Six months ago, when I first arrived in Edinburgh, I spent a lot of time staring at everyday stuff. There are many ordinary things I wasn’t used to seeing: cars driving on the left, drivers sitting on the right, red postboxes and pay phones. Most of the city’s buildings are centuries old, so I stumbled around awestruck and explored every street I passed. The very thought I was living in Edinburgh was exciting.
After time, though, the city grew into a habit. I no longer took the time to stare or explore; the everyday stuff had become the everyday. I knew exactly where to go for what and exactly how to get there. There was no point seeing what’s down that way when I know what’s up this way. Then my friend Shirley came to visit, and I realized what I was taking for granted.
She and I are walking to Princes Street Gardens and then Edinburgh Castle before I take off for my class in Old Town’s George Square. It’s beginning to rain and Shirley points to the tall brown and white medieval houses overlooking us in the distance.
‘Whoa, what’s all that?’
‘Oh that’s Ramsay Garden.’
‘Wow. And that’s the Castle over there next to it?’
‘Yup. There’s a path through Princes Street Gardens that leads up there.’
‘Wow. That’s beautiful. You see that every day?’
‘Most days, yeah… Wow, that is beautiful.’
Walking up the path toward the Castle, the rain is coming down heavy and the wind is picking up. It’s so cold we’re crying with laughter and Shirley’s black curly hair is shooting from her head like she’s electrified. Then it starts to hail. Hard. Neither of us can see though our glasses nor see at all without them so we wait on the path, giggling hysterically, as the hail stings us from all sides. When we finally make it to the top of the path, my face is frozen, my clothes are soaked, I’m late for class, and I have to scream above the wind to be heard.
‘The Edinburgh Castle! BEHOLD ITS MAGNIFICENCE!’
Shirley turns to me—stunned, like she just got off a water ride she wasn’t prepared for.
I’m at my friend Laura’s home in Paisley for the weekend of my 21st birthday and her mom, an angelic but no-nonsense primary-school teacher, makes us each a meal of haggis, neeps, and tatties (mashed turnips and potatoes) by request. It all looks so great on the plate that I have to pause a second before digging in. The haggis is strong; the tatties are creamy; and the neeps are the smooth, yellow-orange color of melted cheddar.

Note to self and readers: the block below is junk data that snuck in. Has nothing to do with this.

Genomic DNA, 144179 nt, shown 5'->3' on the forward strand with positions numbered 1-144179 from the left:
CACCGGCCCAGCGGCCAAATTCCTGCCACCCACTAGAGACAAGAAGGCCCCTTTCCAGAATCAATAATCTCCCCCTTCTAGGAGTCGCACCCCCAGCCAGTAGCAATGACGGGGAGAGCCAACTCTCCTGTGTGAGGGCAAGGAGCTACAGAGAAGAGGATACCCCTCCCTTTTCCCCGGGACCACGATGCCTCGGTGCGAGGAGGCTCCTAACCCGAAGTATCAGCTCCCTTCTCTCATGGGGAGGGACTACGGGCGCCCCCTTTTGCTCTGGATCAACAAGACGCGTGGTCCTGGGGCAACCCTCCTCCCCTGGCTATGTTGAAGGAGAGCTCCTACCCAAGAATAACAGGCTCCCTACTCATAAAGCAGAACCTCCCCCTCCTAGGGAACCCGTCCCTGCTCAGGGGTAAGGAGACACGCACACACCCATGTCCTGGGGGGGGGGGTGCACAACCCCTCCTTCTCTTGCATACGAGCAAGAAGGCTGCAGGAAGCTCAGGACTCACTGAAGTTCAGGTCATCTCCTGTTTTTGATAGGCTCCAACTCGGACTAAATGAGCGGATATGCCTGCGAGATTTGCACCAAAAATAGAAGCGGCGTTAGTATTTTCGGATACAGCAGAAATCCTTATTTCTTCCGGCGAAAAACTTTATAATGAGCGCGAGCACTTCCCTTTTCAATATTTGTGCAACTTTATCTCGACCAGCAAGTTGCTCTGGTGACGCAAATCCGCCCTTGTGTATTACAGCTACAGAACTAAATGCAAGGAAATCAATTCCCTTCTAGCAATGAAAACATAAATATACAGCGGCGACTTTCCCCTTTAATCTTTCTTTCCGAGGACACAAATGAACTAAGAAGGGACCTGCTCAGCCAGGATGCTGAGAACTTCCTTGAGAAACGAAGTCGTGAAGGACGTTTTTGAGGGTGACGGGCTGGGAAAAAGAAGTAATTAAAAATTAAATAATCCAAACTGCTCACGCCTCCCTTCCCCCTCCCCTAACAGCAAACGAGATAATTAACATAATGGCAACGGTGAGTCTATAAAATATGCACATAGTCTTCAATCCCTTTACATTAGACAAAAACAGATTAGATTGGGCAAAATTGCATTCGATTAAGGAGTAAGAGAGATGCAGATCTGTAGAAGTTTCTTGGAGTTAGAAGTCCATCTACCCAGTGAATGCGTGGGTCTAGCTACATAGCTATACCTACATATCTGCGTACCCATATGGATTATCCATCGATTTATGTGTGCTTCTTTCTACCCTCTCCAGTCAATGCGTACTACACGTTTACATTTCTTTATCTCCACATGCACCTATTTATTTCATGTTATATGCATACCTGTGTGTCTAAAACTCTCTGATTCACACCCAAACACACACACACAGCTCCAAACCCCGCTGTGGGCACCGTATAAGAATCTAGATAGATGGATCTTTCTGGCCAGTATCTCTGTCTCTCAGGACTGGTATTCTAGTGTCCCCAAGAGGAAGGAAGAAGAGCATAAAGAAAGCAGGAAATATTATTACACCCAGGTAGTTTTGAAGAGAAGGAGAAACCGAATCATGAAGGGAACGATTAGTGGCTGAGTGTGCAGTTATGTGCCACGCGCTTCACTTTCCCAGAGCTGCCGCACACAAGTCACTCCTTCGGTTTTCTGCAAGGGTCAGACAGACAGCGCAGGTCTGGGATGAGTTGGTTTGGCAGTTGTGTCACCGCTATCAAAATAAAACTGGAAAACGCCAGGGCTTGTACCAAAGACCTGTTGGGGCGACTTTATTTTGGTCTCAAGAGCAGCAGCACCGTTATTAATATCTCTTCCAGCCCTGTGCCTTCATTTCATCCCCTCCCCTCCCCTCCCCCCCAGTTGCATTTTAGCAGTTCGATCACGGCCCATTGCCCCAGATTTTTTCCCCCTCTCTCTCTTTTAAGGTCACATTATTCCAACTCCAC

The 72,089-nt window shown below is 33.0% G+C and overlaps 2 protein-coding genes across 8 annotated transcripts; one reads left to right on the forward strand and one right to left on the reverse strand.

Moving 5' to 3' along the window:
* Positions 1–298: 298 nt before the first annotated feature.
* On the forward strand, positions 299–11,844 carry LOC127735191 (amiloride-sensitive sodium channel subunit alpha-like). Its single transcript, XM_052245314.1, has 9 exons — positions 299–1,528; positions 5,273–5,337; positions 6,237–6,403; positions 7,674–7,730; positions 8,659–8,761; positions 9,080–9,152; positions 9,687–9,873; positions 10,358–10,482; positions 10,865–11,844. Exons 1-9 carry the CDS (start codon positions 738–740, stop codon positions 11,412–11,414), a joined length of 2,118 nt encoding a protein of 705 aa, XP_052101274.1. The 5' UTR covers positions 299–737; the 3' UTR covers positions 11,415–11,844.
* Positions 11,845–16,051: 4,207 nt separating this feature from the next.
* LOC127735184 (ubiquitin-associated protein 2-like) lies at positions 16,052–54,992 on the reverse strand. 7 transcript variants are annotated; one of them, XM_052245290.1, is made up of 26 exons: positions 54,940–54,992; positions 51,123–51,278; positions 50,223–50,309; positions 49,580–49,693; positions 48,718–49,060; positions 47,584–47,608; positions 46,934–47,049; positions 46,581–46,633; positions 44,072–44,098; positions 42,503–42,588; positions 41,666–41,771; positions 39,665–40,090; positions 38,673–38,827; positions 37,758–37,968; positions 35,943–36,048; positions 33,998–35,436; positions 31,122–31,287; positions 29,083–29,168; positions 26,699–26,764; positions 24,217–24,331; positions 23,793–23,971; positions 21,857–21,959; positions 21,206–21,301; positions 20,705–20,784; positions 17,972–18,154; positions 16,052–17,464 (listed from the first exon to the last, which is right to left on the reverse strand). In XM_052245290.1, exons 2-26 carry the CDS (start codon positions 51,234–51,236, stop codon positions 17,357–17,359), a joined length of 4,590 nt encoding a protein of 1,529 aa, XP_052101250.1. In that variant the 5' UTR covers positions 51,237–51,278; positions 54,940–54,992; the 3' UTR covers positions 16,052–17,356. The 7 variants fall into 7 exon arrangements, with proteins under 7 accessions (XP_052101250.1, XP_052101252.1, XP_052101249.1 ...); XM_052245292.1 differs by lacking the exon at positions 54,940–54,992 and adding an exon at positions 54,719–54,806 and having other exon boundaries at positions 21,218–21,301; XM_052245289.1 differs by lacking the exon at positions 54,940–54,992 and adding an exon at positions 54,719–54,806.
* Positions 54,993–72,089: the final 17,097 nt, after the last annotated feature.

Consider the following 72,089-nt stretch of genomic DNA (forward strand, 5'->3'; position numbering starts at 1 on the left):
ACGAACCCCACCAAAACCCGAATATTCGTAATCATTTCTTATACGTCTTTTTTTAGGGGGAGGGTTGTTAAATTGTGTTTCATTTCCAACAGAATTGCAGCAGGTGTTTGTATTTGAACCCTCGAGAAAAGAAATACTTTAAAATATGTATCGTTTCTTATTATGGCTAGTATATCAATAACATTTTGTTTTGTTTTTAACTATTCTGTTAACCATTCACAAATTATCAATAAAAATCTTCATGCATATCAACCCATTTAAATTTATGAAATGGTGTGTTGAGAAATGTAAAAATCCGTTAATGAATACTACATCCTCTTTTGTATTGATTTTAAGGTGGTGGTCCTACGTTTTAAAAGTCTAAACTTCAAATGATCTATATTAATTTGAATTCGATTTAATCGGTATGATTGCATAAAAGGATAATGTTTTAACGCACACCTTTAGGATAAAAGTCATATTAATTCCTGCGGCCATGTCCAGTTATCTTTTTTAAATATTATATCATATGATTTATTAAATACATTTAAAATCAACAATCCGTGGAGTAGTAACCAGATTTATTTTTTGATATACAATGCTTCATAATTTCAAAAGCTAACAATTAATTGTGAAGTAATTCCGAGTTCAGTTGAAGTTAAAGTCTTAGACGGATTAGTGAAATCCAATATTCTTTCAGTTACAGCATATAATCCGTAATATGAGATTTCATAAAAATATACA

Haggis was the first proper meal I had in Scotland. It was my second night in Edinburgh, when I was still reeling from jet lag and anticipation and my flat had no dishes. So I figured it was as good a time as any to head to a pub and try the famous dish—along with two glasses of Scotch whisky. Laura’s father, a quiet and kind rescue submarine pilot, pours us some red wine and, if anything, my appreciation for booze and boiled sheep’s stomach stuffed with oatmeal, suet, and onion, has only grown with time.
In the morning Laura’s dad and I eat black pudding, while Laura and her mom shudder in disgust and pull apart fresh steamy breakfast rolls. Black pudding is congealed blood and cereal sausage and it is delicious. Tiny wads of fat, sparkling like diamonds, break up its dark surface, and once it’s between your teeth the fat mixes perfectly with the meal. Then, as if black pudding wasn’t enough, I receive the holy trinity of birthday presents: a tub of bath scrub, a good book, and a bottle of wine.
I love Sundays. While most of the city is still asleep or recovering from Saturday night, I collect my flat’s newspapers, bottles, and cans into plastic bags and walk to the recycling center in Bristo Square.
To recycle the glass I push it through a hole, high up on the front of a large plastic dome. Inside the dome are pronged metal poles that break the bottles and jars into pieces so more material can fit into the dome. The early morning silence lets me hear every shatter and crack as the jar meets the prongs and splits, falling in glittery clinks upon the other shards within. Depending on how I push the glass through the hole, I can control the intensity of its shatter and sometimes even hear how it will break and fall before it does.
Once my bags are empty, I head to the grocery store to do my shopping without the crowds that afternoons bring. It’s a metro grocery store, so the ceilings are low, the aisles are narrow, and if you’re there when it’s busy, the atmosphere is hectic. But on a Sunday morning I can take my time and after a couple of weeks I realize I’m not the only one who makes relaxed food shopping part of my weekend routine. It’s the same people every week—the short guy who sucks in his cheeks, the girl who bounces on her toes when she walks—by now we all recognize each other but never make the effort to talk because it’s silently agreed upon that an upside to our early morning shopping is that we won’t run into anybody we know.
My last stop before home is the nearest newsagent’s to pick up The Observer. The lady who works there has a nice smile and balls her hair up in a tacky, blue scrunchie because it’s Sunday and she can’t be arsed.
Back in the flat I sit with my coffee and the paper, knowing that by the time my fingertips blacken, Edinburgh will be wide-awake and I’ll go out and explore it.
Or maybe I’ll just stay in and listen to music because, you know, it’s Sunday and I can’t be arsed.